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Thread: Writing Instructions/Directions

  1. #1
    Power Poster
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    Writing Instructions/Directions

    There have been many times I would like to add a "this is how I do it" to a thread - and then when it comes time to put it in words - even with an illustration or two - I get about half way through and then discard it because it has become too cumbersome to continue.

    I also don't know if what the person wants is "just what time it is" or "how to design and make a watch/time-piece" when it comes to detail.

    On the plus side of this - I now have a lot more respect for well-written- and illustrated - instructions.

    So - to those that share their knowledge with well-thought out responses and tutorials - Thank You!!

  2. #2
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    I feel the same way. Sometimes writing directions leave me confused and I think there must be a better way to explain what I want. Best to keep my ideas to myself rather than leave another with more questions than they started with and

  3. #3
    Super Member cashs_mom's Avatar
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    Writing instructions is really an art. My husband has a line of truck accessories that he sells online as a side business. He writes installation instructions and has really struggled even though he adds pics and sometimes even drawings to show what he means. I've tried it once or twice with some success but it's not really something I'm good at.
    Patrice S

  4. #4
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    I can show ya, but have a hard time telling ya, so I usually leave that to others.
    Ageing is an extraordinary process where you become the person you always should have been............David Bowie

  5. #5
    Super Member ube quilting's Avatar
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    Bear, you always do a great job of explaining things and answering questions. I always learn something from you. Peckish, you also are very well versed in explaining things in a way we can understand. And there is Dunster who is always a big help too. Thankfully there are good people here to help us with our difficulties.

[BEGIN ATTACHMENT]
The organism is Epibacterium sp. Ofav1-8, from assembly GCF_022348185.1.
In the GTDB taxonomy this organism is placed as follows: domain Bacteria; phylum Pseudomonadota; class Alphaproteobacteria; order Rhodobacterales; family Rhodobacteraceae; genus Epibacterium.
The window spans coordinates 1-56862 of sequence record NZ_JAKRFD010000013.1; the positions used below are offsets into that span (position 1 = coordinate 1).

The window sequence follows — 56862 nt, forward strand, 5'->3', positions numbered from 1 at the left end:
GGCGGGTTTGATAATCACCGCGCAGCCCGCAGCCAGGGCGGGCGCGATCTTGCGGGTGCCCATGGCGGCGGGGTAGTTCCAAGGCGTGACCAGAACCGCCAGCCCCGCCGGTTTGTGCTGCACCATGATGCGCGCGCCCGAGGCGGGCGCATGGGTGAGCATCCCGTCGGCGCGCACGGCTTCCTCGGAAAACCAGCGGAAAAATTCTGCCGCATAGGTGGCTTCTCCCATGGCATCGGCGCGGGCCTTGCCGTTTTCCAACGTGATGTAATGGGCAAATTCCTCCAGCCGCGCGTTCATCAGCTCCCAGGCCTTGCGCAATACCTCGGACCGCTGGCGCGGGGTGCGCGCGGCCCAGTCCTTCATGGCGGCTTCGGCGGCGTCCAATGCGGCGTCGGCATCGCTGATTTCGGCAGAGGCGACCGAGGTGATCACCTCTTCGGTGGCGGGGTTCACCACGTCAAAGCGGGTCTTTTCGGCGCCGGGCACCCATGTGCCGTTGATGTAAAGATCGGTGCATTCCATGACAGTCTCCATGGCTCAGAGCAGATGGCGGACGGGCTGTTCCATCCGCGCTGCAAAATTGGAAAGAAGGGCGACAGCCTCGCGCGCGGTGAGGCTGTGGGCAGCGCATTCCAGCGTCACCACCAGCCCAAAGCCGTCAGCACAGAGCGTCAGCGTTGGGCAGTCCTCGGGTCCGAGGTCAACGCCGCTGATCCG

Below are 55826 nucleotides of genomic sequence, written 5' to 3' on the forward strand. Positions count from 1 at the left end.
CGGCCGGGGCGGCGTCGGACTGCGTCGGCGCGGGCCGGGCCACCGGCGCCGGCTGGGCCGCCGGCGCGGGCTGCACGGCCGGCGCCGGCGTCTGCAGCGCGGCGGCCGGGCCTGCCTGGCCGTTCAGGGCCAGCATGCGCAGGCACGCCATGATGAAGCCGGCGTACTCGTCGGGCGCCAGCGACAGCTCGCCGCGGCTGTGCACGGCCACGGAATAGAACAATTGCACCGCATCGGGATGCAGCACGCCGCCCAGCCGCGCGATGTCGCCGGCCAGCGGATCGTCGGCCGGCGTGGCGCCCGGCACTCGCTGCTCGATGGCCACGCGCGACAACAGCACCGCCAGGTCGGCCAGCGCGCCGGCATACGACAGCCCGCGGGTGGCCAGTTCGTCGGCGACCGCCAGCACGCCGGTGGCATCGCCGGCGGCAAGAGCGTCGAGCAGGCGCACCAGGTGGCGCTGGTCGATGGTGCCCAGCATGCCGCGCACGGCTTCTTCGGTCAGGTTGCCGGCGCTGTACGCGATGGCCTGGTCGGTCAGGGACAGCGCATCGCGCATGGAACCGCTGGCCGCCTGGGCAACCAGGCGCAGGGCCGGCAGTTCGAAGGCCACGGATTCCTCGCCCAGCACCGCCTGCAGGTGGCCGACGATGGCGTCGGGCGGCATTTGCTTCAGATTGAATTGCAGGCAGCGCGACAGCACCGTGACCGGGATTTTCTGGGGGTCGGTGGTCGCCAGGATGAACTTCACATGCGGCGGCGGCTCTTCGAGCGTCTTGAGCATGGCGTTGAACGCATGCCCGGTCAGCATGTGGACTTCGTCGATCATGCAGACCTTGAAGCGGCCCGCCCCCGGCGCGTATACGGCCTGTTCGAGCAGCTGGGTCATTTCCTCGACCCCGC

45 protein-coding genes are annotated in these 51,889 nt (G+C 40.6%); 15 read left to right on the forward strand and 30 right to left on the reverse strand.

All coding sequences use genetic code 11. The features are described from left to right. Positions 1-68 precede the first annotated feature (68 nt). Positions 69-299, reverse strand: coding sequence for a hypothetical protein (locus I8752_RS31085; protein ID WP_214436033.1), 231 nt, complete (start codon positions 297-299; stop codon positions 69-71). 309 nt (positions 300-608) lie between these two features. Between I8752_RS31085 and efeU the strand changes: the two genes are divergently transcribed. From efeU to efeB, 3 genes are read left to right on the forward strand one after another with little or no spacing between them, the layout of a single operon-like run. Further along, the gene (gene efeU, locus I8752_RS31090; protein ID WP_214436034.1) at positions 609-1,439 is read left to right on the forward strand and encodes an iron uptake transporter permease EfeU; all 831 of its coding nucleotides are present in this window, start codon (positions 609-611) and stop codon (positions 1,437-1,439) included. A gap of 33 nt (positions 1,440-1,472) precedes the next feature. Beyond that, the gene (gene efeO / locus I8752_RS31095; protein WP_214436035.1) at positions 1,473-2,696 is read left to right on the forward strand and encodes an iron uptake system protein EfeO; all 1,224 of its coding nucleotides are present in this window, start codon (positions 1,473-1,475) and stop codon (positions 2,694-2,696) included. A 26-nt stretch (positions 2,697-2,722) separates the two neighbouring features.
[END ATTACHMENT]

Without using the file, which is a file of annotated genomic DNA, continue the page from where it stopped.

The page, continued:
Thank you for all you share with us.
    Last edited by ube quilting; 04-20-2017 at 12:40 PM.
    no act of kindness, no matter how small, is ever wasted. Aesop

  6. #6
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    I worked for an insurance company that developed its own claim program and I was fortunate enough to work on it and help write the training manual. It was difficult because things that most people take for granted, others do not. So if you really are trying to teach others and you do not know the skill level, you do need to tell them how to build a watch. It helps a lot when you can add pictures too - because you may use a local term, that has a different meaning somewhere else.

    Sometimes it is best to write it out in a Word program then paste it into the QB. That way you can check for errors easily and maybe have a friend read it too.

  7. #7
    Power Poster nativetexan's Avatar
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    Oh yes, I've gotten things that must be put together (not quilting) and the instructions are just terrible. so we are all thankful I'm sure for clear precise language that tells us exactly what to do.

  8. #8
    Super Member quiltingshorttimer's Avatar
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    I wrote a pattern for a friend's LQS and have to say it was about the hardest thing I've ever done! The hardest part is not knowing how much instruction the user actually needs. For example, do you need to give directions for making binding or can you assume they know how to do it. I totally respect those designers that write good patterns--it's hard!

  9. #9
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    Love those who can write instructions and you can actually picture the movements in the mind's eye. Hate when I've paid for a pattern that states "easy to follow" instructions and you can't make heads or tails because of referencing back and forth. That's why I check for videos first.

  10. #10
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    When I wrote instructions for the state-mandated reading tests, I assumed NOTHING! I would write the instructions in minute detail because some of your quilters may be newbies who need clear, step-by-step instructions. Have more than 1 person read the instructions to see if they are clear. There is nothing worse than buying a big bucks pattern and finding that the instructions are nearly useless.

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